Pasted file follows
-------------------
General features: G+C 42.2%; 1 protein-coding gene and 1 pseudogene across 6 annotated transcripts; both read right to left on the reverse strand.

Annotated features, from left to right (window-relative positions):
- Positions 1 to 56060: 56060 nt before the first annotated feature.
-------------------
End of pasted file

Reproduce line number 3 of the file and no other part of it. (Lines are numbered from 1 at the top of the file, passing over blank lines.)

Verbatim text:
- Positions 1 to 56060: 56060 nt before the first annotated feature.